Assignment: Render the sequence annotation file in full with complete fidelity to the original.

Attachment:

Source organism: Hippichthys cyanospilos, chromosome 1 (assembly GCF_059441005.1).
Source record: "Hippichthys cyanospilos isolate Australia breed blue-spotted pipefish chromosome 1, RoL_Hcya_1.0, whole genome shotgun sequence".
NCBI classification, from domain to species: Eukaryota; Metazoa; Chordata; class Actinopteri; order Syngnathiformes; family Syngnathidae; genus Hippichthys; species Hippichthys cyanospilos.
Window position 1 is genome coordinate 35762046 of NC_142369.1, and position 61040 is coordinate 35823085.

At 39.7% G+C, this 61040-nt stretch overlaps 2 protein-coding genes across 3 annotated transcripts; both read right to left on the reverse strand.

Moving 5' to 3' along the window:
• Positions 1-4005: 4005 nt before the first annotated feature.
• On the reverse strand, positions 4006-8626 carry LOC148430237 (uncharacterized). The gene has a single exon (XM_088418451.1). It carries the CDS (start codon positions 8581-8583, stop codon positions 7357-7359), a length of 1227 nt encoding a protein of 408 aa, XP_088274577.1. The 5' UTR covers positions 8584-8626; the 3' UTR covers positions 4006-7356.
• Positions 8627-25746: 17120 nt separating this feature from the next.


Source organism: Hippichthys cyanospilos, chromosome 1 (assembly GCF_059441005.1).
Source record: "Hippichthys cyanospilos isolate Australia breed blue-spotted pipefish chromosome 1, RoL_Hcya_1.0, whole genome shotgun sequence".
NCBI classification, from domain to species: Eukaryota; Metazoa; Chordata; class Actinopteri; order Syngnathiformes; family Syngnathidae; genus Hippichthys; species Hippichthys cyanospilos.
Window position 1 is genome coordinate 35762046 of NC_142369.1, and position 61040 is coordinate 35823085.

At 39.7% G+C, this 61040-nt stretch overlaps 2 protein-coding genes across 3 annotated transcripts; both read right to left on the reverse strand.

Moving 5' to 3' along the window:
• Positions 1-4005: 4005 nt before the first annotated feature.
• On the reverse strand, positions 4006-8626 carry LOC148430237 (uncharacterized). The gene has a single exon (XM_088418451.1). It carries the CDS (start codon positions 8581-8583, stop codon positions 7357-7359), a length of 1227 nt encoding a protein of 408 aa, XP_088274577.1. The 5' UTR covers positions 8584-8626; the 3' UTR covers positions 4006-7356.
• Positions 8627-25746: 17120 nt separating this feature from the next.